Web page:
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FRAMINGHAM – Framingham State University and Framingham Public Schools are preparing
to launch the Framingham Teacher Residency AmeriCorps Program aimed at guiding applicants
from bilingual and underrepresented backgrounds toward teaching careers at the secondary level.
A teacher residency is a hands-on learning experience that embeds a candidate in a school
district with a professional mentor and academic coursework that is directly related to their
classroom experience. It is similar to the model used in the medical profession.

The program, which launches this fall, will place participants at Fuller Middle School and
Cameron Middle School, which are Title I schools that are developing dual-language programs
within the Framingham Public School district.

“It’s been really inspiring talking to the teacher applicants for this program,” says FSU English
Professor Kelly Matthews, who co-authored the grant application with Education Professor
Wardell Powell.

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The $1.7 million grant from the federal AmeriCorps program, awarded via the Massachusetts
Service Alliance, will be divided over three years, with $574,697 being provided for the first
year of the program. Those funds will cover 46 percent of the total cost, while the remaining 54
percent will be covered by FSU and FPS through in-kind contributions totaling $666,301,
including $382,000 in federal Title I funding. Program expenses include training, course enrollment, stipends for participants and more. If all goes well, the grant is eligible for renewal after three years.
Planning for the residency program began last fall, when FSU received a $74,855 planning grant
to further pursue the residency program.

“I’m excited for this opportunity to help the Framingham Public School district, which has many
students who do not speak English,” says Powell. “Having teachers who speak the language of
their students is paramount to success.”

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At Framingham Public Schools, as in most Massachusetts districts, more than 80 percent of the
teachers are white, despite the fact that white students make up less than 50 percent of the public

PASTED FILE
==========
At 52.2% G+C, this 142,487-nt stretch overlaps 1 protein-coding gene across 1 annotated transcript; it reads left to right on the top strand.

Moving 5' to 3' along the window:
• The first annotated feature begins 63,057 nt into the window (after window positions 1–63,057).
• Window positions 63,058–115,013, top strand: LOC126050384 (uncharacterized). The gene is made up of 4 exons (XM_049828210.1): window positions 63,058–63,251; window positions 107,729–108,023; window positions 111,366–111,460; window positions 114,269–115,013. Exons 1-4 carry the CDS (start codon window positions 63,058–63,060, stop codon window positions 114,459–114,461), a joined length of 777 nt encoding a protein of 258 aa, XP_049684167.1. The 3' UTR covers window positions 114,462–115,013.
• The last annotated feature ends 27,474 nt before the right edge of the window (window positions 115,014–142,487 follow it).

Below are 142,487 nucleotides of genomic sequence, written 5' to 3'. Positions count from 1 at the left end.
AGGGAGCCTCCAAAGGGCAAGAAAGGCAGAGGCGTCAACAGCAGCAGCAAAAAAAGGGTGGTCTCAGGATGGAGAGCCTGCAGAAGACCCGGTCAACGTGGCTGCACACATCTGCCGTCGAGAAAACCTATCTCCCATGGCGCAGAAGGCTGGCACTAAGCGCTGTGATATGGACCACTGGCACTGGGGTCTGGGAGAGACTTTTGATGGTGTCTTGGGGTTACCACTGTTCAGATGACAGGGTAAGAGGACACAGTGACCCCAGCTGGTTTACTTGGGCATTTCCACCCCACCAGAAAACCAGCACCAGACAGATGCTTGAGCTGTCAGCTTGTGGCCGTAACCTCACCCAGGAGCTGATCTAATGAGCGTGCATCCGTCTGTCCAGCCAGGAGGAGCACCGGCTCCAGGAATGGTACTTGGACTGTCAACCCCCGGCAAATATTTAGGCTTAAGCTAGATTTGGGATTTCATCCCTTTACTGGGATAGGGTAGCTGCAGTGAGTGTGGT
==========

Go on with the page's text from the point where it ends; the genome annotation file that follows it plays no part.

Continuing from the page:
school population.

Other key contributors to the grant are Framingham Public Schools Assistant Superintendent for
Human Resources, Inna Kantor London, Dr. Everton Vargas da Costa, who is the Coordinator of
Talent Acquisition, Learning & Growth, and Tiago Gadens, Associate Director of HR and Talent
Development, Framingham Public Schools.

“National Service is an essential part of the solution to many of the challenges that the
Commonwealth faces as we continue to recover from the effects of COVID-19,” said Emily
Haber, CEO of the Massachusetts Service Alliance. “These AmeriCorps members will meet
pressing local needs and strengthen communities as they develop civic and leadership skills to
last a lifetime.  I congratulate these outstanding organizations and thank all those who serve their
communities through AmeriCorps.”

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The Residency Program will be open to undergraduate, graduate and post-baccalaureate students,
according to Powell. The program will be an option for current FSU students, as well as
paraprofessionals within public school systems interested in advancing to full teaching roles, and
members of the broader community who may have an interest in teaching.

Candidates who successfully complete the residency program can expect teaching opportunities
within Framingham Public Schools. The first cohort for the upcoming academic year is already
in place, but anyone interested in learning more about future opportunities can visit:

The Massachusetts Service Alliance (MSA), established in 1991, is a private, nonprofit organization
that expands volunteerism and service in Massachusetts by providing individuals and organizations with
funding, training, and support, which enables them to strengthen communities and make our
Commonwealth a better place to live. Learn more at

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By editor

Susan Petroni is the former editor for SOURCE. She is the founder of the former news site, which as of May 1, 2023, is now a self-publishing community bulletin board. The website no longer has a journalist but a webmaster.